CHAPTER 35: The Story of the Visitation of Mr. Badthing
THE AVAVARES and the tribes we had left behind related an extraordinary experience which, in our equivalent of their vague way of counting, seemed to have occurred fifteen or sixteen years before.
They said that a little man wandered through the region whom they called Badthing [Mala Cosa]. He had a beard and they never saw his features distinctly. When he came to a house, the inhabitants trembled and their hair stood on end. A blazing brand would suddenly shine at the door as he rushed in and seized whom he chose, deeply gashing him in the side with a very sharp flint two palms long and a hand wide. He would thrust his hand through the gashes, draw out the entrails, cut a palm's length from one, and throw it on the embers. Then he would gash an arm three times, the second cut on the inside of the. elbow, and would sever the limb. A little later he would begin to rejoin it, and the touch of his hands would instantly heal the wounds.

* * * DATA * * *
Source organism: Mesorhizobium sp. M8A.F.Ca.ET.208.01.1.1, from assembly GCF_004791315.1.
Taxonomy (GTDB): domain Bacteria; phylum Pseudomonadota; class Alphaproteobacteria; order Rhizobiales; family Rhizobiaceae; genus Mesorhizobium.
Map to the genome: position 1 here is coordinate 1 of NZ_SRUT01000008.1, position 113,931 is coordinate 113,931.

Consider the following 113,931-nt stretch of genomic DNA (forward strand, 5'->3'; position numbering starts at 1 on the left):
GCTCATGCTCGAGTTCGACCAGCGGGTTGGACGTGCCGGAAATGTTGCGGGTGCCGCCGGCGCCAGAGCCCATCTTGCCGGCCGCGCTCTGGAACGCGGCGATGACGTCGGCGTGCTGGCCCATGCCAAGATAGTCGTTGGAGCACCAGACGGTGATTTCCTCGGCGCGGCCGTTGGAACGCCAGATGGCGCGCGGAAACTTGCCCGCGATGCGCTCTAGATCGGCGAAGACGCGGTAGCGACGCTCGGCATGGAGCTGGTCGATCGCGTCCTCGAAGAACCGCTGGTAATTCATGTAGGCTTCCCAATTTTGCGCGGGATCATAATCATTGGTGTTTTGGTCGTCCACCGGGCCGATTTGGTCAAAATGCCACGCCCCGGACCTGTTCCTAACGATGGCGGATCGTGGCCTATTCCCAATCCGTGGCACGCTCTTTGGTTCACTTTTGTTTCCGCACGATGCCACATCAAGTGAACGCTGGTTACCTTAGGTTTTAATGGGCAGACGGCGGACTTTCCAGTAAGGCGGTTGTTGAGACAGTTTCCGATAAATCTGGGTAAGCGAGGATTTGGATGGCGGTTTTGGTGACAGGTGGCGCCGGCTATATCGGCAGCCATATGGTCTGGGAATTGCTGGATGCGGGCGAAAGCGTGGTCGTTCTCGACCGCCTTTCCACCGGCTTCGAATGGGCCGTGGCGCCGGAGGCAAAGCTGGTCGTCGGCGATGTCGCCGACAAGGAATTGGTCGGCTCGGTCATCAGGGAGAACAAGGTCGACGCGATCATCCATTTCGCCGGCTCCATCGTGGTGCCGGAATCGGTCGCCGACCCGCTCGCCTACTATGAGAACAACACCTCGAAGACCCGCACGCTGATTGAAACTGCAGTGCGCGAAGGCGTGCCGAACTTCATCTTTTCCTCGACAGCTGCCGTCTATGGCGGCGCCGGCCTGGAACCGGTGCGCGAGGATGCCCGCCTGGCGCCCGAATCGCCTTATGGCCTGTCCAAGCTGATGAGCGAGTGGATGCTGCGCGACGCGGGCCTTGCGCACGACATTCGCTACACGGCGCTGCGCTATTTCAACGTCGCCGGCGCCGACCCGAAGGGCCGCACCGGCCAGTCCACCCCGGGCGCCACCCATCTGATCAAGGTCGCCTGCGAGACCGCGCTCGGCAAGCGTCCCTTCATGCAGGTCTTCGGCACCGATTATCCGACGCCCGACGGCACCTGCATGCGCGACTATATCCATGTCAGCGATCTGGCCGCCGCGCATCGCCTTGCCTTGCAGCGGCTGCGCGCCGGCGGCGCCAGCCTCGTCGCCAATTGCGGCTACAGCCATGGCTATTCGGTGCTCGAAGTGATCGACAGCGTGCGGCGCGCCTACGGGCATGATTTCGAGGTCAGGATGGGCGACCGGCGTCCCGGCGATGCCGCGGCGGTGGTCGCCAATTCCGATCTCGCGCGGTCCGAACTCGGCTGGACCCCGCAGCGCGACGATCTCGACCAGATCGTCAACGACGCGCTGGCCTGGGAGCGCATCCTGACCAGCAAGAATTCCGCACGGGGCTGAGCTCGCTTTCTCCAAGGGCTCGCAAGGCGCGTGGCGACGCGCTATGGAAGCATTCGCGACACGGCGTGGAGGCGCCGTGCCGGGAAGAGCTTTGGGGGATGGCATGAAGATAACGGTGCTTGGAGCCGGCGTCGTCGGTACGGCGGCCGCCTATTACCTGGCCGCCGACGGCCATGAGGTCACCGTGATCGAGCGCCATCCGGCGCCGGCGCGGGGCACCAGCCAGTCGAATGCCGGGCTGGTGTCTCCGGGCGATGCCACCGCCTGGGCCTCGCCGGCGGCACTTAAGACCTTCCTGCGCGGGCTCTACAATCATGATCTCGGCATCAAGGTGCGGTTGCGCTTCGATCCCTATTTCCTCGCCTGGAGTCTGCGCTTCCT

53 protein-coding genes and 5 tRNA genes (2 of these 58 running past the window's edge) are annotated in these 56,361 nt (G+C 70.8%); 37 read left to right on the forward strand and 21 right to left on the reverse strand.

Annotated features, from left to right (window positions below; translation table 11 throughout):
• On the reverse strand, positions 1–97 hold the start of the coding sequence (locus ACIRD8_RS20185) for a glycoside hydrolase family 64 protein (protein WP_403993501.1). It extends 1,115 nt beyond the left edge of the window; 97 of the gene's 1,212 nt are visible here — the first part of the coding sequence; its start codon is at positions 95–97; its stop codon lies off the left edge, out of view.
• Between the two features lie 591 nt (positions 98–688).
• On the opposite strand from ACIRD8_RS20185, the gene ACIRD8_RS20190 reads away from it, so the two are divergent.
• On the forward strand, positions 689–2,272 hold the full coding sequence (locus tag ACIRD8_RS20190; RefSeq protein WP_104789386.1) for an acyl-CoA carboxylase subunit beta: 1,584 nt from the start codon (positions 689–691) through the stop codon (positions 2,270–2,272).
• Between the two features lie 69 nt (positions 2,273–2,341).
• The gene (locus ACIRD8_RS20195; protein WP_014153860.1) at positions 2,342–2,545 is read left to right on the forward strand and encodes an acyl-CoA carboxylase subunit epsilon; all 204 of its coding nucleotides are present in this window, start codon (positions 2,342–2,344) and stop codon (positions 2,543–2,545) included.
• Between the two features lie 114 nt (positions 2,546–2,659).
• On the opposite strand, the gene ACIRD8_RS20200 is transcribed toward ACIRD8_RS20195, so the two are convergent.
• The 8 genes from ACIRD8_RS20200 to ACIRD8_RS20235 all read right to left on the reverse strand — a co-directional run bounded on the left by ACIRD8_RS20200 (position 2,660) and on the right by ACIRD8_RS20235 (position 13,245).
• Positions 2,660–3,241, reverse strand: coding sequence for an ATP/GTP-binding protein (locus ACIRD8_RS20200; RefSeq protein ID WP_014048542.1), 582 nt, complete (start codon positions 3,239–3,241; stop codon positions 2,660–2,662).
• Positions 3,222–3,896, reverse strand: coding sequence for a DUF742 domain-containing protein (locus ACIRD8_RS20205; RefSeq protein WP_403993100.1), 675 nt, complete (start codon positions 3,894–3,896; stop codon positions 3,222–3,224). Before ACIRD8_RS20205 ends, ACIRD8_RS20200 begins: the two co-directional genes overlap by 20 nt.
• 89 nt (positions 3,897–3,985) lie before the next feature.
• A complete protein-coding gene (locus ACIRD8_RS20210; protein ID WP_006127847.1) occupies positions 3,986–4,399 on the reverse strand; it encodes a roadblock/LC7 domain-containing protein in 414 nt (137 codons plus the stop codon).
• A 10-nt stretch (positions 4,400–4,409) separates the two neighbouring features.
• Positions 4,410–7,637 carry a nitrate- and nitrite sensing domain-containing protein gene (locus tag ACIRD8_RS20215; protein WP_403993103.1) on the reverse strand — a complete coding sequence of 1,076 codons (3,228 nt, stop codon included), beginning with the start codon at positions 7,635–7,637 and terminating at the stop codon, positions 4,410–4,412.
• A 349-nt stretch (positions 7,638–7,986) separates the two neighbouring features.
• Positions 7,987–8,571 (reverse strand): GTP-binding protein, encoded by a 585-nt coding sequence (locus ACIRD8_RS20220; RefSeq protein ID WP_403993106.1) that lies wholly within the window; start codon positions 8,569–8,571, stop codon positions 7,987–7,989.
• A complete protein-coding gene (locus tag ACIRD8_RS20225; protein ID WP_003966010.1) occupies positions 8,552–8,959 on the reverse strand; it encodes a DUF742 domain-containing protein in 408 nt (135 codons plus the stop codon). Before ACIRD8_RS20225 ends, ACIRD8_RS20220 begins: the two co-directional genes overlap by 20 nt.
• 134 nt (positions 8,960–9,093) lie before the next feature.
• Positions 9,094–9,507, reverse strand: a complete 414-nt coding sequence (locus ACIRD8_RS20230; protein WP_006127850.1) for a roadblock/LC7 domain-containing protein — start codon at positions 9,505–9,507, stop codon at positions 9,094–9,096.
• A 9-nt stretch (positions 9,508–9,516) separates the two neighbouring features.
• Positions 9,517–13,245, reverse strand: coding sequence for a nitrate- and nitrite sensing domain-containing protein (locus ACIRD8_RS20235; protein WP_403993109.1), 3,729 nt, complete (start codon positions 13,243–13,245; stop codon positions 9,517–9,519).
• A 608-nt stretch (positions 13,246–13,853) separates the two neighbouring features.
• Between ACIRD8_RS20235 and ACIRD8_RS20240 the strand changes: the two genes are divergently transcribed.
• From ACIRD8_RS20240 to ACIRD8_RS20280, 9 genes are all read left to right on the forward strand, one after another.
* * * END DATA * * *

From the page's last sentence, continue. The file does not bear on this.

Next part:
They said that frequently during the dance he appeared in their midst, sometimes in the dress of a woman, at other times in that of a man. When he liked, he would take a buhío up into the air and come crashing down with it. They said they offered him victuals many times but he never ate. They asked him where he came from and where his home was. He pointed to a crevice in the ground and said his home was there below.
We laughed and scoffed. Indignant at our disbelief, they brought us many whom they said had been so seized, and we saw the gash marks in the right places [self-inflicted?]. We told them he was an evil one and, as best we could, taught them that if they would believe in God our Lord and become Christians like us, they need never fear him, nor would he dare come and inflict those wounds; they could be certain he would not appear while we remained in the land. This delighted them and they lost much of their dread.
The same Indians told us they had seen the Asturian and Figueroa with people farther along the coast, whom we designated "those of the figs." [What Cabeza de Vaca knew of the latter, whom he mentions one other time, he must have learned from the Avavares and possibly Castillo and Dorantes (who had more extensive experience of the coast), but he could have encountered some of them in the prickly pear thickets. By "fig," as Hallenbeck suggests, he could well have meant the fruit of the "strawberry cactus" or pitaya (Echinocercus ), some of which he surely ate in that region.]